Why are so many women prisoners released into homelessness?

The 2017 Homelessness Reduction Act gives prisons a ‘duty to refer’ anyone at risk of homelessness on release to their local authority.

However, the report finds the Act is failing. Reasons include:

  • Too many short prison sentences that result in women losing their accommodation
  • Many women need to be rehoused with their children as they are often a primary carer
  • The need for many women to relocate due to domestic abuse
  • A chronic lack of suitable social housing, including for women with complex needs
  • Many women are imprisoned farfrom their previous address so lose their ‘local connection’.

Key recommendations

The recommendations in the report are the result of extensive consultation with policy makers and local authority representatives; service providers; housing experts; charities andvoluntary organisations; and women with lived experience of the criminal justice system. They include:

  • A national cross-government strategy to address the housing needs of those in the criminal justice system, including specific measures for women
  • A review of the ‘duty to refer’ measure
  • An agreed target time period for women to be in settled accommodation post release
  • Designating responsibility for arranging a woman’s accommodation on release from prison
  • Increasing the prison discharge grant to £80, the level provided as part of the End of Custody Temporary Release scheme implemented in response to Covid-19.


The link between access to safe and secure accommodation and reducing the vulnerability of women released from prison as well as their risk of reoffending is undeniable.

It is vital to the welfare of thousands of women released from prison each year.

The most pressing need is for a national strategy with adequate resources and joined up working between central and local government to ensurethe provision of Safe Homes for women leaving prison.


October 22, 2020

18 January 2021 ~ Consultation on rape and sexual offences legal guidance – CPS – closing date

As part of the CPS work on Rape and Serious Sexual Offences (RASSO) under our five-year strategy, we made a commitment to launch a consultation on our updated rape legal guidance this autumn.

Our legal guidance is an important aspect of our work and provides support to our prosecutors to make effective Code compliant decisions in RASSO cases helping to ensure the delivery of justice.

The updated legal guidance reflects the changing world and our improved understanding of the many complex issues related to rape. Many of the revisions have been informed by the expert insight of stakeholders. The revised guidance also features updated content around reasonable lines of enquiry and disclosure which aims to assist prosecutors with striking the appropriate balance between the needs of an investigation and the right to privacy.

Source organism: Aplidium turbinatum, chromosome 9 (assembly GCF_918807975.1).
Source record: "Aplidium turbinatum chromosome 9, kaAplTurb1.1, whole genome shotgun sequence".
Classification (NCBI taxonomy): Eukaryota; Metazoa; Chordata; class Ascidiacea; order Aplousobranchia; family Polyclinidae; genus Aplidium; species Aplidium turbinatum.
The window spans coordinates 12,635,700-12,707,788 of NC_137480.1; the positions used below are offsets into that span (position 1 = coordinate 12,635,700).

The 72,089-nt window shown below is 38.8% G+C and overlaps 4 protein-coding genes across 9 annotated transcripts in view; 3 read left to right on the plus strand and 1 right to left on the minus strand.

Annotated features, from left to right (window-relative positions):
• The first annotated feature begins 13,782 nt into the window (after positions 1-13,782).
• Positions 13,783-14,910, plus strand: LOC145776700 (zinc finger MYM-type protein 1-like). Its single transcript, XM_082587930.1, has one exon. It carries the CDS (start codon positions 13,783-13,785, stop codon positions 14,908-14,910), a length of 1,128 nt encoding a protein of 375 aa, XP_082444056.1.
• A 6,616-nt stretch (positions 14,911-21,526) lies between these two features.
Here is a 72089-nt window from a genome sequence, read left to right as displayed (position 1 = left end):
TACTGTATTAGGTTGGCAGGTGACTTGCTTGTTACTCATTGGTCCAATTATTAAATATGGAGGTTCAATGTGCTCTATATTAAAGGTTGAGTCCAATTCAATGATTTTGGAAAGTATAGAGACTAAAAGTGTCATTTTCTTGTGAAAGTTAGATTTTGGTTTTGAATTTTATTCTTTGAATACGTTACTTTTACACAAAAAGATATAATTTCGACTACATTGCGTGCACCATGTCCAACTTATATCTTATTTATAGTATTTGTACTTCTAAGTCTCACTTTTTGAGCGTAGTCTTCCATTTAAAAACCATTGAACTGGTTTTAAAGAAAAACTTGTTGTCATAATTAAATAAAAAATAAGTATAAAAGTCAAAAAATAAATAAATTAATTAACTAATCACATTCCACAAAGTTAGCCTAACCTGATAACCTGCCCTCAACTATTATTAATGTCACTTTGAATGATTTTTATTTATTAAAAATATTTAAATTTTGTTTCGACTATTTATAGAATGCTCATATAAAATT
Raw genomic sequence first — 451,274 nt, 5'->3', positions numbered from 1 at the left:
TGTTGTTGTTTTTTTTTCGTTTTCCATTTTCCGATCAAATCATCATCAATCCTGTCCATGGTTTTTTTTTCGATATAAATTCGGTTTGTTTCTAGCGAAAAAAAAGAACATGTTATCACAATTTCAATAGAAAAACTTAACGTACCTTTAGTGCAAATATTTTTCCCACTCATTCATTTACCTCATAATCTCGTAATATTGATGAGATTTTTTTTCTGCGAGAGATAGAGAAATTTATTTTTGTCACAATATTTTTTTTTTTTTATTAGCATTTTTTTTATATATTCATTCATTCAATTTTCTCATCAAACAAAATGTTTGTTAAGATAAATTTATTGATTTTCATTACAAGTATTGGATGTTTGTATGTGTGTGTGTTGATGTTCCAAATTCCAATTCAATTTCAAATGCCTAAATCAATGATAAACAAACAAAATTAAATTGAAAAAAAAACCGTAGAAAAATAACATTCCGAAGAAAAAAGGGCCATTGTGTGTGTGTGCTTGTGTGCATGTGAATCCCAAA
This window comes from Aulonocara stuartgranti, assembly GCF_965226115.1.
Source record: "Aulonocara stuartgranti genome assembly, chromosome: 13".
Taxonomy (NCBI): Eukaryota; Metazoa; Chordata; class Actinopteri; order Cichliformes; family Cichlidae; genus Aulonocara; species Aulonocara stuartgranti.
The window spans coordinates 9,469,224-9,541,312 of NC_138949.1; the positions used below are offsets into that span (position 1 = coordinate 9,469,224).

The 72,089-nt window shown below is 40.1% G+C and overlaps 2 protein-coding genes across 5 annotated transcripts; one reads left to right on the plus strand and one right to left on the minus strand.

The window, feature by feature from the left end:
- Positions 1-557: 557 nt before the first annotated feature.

The updated guidance continues to refer to the ‘Protocol between the police service and CPS in the investigation and prosecution of rape’. This Protocol dates back to 2015 and, as part of our work with the police under the RASSO Joint Action Plan, will be updated to reflect recent developments in practice.

Please note that references within the guidance to the 2012 Rape Policy have been removed. This has not impacted upon the commitments made within this document but reflects the fact that we will shortly commence work on developing an updated version of this policy document.

Consultation content

The consultation seeks your views on the following questions.

Chapter 2: Applying the Code for Crown Prosecutors to Rape and Serious Sexual Offences

  1. Do you think that the new guidance in this section in relation to the principles to consider when applying the evidential test will assist prosecutors in arriving at Code compliant charging decisions in RASSO cases?
  2. Is the new content around the impact of trauma including the linked online trauma training video accurate and comprehensive?

Chapter 3: Case Building

  1. Will the updated content within Chapter 3 covering reasonable lines of enquiry and disclosure covered at Sections D, E and F assist prosecutors with balancing the needs of the investigation and the right to privacy?

Chapter 4: Rape myths

  1. Is the revised content on ‘rape myths and stereotypes’ accurate and comprehensive and do you think it will assist prosecutors in making decisions which are not clouded by myths or stereotypes?
  2. Does the revised content adequately cover the development of rape myths in the digital age?
  3. Does the revised content clearly highlight the tools available to prosecutors and advocates when challenging rape myths?

Chapter 5: Issues relevant to particular groups of people

  1. In Chapter 5, ‘Issues relevant to particular groups of people’, is the content covering ‘pre-existing mental illness and potential psychological reactions to sexual abuse’ including the linked ‘psychological evidence toolkit for prosecutors’ accurate and comprehensive?
  2. Is the content of the ‘same sex sexual violence toolkit’ accurate and comprehensive?
  3. Is the content in relation to additional parts of this chapter accurate and comprehensive?


  1. Do you have any other feedback you wish to share around how the revised guidance could be improved?

How to Respond